A group of young people with Autism Spectrum Disorder who are interested in science, technology and related fields are getting a new chance to learn about physics and other topics this week as part of an innovative camp at Mississippi State, which may be the country’s first of its kind.
MSU Assistant Professor of Physics Ben Crider is using a prestigious $600,000 National Science Foundation 2019 Career Grant to advance his nuclear physics research, which includes a highly interactive summer experience for students with autism that was delayed due to COVID-19.
This week [June 5-11], the residential camp is hosting six high school students—age 16-19—taking part in hands-on demonstrations, touring research centers and playing games that drive home scientific concepts. In addition to learning about nuclear physics, they also are learning about electricity, aerodynamics and astronomy, among other topics. The camp will culminate with the “Physics Olympics” this Friday.
“As far as I know—and I can’t say this with absolute certainty—but we believe this is the only physics-focused camp for students with Autism Spectrum Disorder in the country,” Crider said. “At MSU, we have a lot of resources for folks with ASD, so this is not only a camp to come and learn physics, but also to come and see what the campus has to offer in terms of resources that are both fun and interesting regarding research and support for other needs.”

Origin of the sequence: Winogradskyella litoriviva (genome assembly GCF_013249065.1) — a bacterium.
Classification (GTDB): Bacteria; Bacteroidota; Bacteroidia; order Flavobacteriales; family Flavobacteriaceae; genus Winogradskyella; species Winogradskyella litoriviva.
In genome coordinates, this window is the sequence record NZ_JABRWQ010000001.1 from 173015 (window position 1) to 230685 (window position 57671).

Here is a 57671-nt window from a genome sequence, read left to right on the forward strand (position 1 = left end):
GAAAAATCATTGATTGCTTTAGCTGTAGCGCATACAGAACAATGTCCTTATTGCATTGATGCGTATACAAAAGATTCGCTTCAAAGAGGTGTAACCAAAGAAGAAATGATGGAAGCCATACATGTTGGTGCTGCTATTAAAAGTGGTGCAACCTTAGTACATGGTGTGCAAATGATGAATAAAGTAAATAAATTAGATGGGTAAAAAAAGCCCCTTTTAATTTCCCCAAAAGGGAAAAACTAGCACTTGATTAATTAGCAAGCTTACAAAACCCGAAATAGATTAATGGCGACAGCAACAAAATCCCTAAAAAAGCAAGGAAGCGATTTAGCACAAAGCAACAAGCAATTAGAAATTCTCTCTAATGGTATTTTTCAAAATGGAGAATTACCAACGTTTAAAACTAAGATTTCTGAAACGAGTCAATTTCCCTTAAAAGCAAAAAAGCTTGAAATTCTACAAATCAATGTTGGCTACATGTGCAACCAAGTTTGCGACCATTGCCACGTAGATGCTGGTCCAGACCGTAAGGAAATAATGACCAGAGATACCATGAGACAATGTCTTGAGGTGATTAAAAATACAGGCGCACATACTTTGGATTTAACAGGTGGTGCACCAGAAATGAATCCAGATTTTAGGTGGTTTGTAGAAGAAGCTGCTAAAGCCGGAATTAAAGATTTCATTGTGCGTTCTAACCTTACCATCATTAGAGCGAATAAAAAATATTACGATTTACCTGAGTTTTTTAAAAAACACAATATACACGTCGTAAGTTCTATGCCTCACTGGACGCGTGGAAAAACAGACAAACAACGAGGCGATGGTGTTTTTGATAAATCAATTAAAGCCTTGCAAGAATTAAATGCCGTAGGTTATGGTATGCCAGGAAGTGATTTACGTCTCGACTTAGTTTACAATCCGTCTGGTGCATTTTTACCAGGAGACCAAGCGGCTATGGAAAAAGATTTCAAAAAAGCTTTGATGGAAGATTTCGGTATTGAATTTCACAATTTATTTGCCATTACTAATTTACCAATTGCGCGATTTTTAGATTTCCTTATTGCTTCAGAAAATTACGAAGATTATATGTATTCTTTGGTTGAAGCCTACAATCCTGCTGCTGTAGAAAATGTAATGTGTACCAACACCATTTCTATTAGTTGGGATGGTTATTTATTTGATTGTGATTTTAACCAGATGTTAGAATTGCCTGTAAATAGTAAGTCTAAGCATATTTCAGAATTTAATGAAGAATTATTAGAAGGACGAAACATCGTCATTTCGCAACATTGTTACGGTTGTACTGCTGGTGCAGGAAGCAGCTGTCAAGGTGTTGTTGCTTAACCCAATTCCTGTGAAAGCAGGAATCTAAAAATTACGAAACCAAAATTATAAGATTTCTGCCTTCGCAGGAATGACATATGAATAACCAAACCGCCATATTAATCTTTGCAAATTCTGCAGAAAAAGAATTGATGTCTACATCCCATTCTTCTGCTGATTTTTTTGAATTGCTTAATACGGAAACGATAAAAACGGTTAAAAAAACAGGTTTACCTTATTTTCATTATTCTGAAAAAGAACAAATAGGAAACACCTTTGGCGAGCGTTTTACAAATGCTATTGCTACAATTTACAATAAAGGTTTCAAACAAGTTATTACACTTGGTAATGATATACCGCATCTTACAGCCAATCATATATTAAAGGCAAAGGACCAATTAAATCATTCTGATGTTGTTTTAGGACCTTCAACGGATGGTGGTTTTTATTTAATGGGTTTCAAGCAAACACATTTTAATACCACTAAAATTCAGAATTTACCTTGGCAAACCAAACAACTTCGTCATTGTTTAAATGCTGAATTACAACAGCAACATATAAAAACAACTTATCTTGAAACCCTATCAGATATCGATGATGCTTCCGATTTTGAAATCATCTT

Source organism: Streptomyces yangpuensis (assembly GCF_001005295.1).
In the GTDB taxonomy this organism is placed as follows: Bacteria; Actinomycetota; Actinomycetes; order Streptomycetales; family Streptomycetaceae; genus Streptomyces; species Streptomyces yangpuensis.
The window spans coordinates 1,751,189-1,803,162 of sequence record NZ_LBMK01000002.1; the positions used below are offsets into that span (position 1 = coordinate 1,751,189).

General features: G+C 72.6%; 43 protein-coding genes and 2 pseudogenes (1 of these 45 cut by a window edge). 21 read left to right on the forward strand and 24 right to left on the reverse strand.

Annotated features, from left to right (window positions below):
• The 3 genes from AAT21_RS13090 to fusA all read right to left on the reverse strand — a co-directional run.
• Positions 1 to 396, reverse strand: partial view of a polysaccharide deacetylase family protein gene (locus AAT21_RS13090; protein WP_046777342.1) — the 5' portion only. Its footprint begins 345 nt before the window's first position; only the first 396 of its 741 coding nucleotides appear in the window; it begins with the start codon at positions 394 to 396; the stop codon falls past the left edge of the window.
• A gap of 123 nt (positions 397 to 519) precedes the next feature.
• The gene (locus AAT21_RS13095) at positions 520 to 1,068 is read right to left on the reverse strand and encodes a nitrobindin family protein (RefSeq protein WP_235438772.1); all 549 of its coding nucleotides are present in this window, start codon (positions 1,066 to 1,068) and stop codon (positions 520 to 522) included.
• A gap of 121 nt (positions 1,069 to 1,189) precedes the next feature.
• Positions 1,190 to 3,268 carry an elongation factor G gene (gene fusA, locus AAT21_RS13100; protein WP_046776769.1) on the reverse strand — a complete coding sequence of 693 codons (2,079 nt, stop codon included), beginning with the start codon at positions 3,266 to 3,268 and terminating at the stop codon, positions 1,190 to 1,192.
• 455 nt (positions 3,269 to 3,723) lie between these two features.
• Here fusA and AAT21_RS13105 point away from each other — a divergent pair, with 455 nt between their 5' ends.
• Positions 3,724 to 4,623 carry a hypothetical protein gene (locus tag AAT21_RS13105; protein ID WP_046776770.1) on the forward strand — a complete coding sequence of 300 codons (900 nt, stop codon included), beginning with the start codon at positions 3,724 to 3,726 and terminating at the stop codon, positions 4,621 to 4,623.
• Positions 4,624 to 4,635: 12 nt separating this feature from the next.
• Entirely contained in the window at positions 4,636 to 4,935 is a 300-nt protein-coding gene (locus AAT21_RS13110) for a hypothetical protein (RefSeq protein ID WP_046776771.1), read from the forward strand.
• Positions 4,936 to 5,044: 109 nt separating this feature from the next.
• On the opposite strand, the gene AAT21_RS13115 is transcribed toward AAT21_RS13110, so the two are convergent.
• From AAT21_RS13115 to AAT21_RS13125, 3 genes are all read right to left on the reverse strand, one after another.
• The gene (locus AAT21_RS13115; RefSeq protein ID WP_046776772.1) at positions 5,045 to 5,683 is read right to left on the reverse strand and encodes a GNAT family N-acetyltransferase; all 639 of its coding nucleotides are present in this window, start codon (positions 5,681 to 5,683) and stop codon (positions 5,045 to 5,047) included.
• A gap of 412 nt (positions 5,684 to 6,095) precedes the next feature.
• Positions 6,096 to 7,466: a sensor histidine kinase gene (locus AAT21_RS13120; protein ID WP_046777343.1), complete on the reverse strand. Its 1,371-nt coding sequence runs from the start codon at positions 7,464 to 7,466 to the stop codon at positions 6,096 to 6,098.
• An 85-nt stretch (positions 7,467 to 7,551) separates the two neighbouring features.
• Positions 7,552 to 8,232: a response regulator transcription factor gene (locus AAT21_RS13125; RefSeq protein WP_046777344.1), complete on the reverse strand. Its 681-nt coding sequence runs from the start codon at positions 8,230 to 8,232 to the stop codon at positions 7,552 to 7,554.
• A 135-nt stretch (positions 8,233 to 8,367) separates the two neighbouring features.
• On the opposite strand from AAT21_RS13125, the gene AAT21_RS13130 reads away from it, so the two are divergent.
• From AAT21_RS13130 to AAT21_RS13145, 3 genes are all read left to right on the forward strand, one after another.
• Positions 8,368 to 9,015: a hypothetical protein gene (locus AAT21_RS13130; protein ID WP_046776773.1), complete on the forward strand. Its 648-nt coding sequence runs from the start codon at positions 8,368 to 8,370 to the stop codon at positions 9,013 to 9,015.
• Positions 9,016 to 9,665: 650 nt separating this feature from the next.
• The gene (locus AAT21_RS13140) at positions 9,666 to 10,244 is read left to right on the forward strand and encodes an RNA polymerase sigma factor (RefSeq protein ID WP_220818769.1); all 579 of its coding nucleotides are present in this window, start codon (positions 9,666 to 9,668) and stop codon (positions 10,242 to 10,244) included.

In developing the camp, Crider collaborated with colleagues across campus, including the College of Education’s Dan Gadke, head of MSU’s Department of Counseling, Educational Psychology and Foundations, and Kasee Stratton-Gadke, director of the T.K. Martin Center for Technology and Disability. Both serve on the project’s advisory board and are co-founders of MSU’s Autism and Developmental Disabilities Clinic. Crider additionally worked with staff in MSU’s ACCESS Program, Mississippi’s only post-secondary program for students with various intellectual disabilities, including autism.
Crider praised the university’s resources for students with disabilities and said the cross-departmental collaboration to make this camp a reality is a testament to how faculty and staff work together across campus to ensure students have the best experiences possible—whether enrolled in a camp or in university coursework. He said a primary goal of the summer program is to inform students of the “great resources that exist at a four-year university like Mississippi State.”
Crider said many students with ASD may find courses focusing on science and related fields particularly appealing.
“The physics summer school is designed to offer students with ASD a comprehensive postsecondary transition and to teach them physics and socialization skills. This is also a way for them to learn about research projects and consider the option of pursuing a STEM degree at a four-year university,” Crider said.
“By engaging students who are part of this underserved population in physics, the opportunities of studying physics and performing research can be shown to a new generation of highly capable scholars,” he said.